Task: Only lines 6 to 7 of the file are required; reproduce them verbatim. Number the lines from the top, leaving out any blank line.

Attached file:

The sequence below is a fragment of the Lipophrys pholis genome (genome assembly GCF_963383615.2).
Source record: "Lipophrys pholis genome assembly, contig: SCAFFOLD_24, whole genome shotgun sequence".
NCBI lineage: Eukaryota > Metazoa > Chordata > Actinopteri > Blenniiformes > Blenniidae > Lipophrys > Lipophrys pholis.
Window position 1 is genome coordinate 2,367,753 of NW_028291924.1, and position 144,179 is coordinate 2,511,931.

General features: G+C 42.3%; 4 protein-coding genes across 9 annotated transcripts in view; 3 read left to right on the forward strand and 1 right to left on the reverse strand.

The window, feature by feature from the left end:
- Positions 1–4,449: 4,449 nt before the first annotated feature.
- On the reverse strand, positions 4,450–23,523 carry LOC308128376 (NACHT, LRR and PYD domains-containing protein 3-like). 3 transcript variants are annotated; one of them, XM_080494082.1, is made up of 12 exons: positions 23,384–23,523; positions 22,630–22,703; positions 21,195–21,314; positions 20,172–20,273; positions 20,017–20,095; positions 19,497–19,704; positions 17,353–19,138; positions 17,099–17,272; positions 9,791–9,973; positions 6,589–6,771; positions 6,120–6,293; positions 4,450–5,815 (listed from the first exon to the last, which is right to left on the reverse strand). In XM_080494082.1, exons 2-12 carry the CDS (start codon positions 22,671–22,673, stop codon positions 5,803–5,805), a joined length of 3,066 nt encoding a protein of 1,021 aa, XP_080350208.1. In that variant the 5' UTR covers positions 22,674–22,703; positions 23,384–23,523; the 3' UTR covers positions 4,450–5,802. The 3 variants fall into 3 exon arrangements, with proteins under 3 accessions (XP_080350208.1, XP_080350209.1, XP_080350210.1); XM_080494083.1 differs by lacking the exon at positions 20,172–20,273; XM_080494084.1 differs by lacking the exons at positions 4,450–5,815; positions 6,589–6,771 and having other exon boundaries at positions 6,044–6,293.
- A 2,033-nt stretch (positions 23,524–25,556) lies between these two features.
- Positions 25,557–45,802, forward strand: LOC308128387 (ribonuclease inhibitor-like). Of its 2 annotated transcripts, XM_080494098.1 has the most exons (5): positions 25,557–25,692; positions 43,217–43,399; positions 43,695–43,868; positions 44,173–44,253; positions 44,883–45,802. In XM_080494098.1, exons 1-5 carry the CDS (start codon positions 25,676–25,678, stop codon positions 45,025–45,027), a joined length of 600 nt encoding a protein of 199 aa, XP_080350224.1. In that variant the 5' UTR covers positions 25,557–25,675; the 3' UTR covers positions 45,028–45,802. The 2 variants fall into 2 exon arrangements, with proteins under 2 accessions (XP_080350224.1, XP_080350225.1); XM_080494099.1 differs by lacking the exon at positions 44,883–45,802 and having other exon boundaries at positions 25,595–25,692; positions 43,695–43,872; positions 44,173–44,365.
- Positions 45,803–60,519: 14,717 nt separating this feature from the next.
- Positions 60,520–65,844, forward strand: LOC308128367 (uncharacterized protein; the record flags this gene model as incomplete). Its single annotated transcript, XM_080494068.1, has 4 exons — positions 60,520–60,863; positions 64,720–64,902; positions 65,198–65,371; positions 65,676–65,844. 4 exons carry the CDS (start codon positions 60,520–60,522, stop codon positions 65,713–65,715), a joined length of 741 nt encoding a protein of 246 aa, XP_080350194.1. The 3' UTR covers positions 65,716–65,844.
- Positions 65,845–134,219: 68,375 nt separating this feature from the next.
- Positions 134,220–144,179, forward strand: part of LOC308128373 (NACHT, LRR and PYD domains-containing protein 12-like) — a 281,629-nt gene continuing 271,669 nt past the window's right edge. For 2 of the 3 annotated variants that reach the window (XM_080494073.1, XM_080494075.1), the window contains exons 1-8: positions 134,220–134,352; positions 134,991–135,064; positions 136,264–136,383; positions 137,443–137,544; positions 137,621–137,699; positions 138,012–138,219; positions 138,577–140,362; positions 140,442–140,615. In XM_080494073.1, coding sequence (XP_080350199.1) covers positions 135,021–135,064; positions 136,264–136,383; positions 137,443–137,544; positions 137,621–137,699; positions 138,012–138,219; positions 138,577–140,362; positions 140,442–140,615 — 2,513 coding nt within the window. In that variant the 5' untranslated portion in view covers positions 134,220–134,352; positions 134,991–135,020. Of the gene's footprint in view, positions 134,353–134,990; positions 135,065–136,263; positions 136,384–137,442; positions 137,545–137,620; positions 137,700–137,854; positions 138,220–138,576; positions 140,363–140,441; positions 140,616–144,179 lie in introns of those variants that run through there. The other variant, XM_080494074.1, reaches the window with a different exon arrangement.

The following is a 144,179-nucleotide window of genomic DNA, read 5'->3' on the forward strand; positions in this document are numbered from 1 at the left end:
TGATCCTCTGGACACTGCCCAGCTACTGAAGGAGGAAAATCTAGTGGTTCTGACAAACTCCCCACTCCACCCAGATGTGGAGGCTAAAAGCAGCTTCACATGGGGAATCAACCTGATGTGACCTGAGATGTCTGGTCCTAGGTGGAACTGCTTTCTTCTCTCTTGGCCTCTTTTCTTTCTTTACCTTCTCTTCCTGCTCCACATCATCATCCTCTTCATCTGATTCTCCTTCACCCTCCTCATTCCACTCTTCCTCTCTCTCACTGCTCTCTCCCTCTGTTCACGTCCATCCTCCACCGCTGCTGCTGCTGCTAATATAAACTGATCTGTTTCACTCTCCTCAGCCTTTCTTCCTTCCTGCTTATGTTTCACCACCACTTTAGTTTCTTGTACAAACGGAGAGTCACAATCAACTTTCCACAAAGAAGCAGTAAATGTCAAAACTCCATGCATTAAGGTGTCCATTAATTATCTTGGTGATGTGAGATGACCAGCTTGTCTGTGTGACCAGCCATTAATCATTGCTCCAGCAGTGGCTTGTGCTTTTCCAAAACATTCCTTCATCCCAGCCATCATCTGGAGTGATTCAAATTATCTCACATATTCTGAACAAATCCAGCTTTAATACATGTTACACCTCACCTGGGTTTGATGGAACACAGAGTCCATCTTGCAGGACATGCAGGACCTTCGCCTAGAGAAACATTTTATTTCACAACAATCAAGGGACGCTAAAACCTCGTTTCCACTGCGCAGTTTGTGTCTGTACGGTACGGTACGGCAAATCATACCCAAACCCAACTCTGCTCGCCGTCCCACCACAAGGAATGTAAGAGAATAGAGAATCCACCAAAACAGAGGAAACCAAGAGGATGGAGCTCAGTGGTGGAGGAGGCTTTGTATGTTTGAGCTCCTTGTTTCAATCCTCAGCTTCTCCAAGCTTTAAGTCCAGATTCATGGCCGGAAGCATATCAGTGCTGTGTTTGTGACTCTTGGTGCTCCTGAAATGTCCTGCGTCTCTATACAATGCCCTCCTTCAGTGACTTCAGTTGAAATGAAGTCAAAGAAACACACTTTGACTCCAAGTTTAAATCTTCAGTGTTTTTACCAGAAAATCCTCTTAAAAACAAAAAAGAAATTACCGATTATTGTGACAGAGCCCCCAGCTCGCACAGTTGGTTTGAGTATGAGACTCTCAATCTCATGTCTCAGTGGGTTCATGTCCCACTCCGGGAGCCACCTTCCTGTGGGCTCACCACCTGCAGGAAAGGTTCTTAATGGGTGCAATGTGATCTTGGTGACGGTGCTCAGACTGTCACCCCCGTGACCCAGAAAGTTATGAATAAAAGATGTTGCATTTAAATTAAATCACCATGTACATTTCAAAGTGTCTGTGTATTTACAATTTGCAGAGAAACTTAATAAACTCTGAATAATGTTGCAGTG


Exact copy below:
The window, feature by feature from the left end:
- Positions 1–4,449: 4,449 nt before the first annotated feature.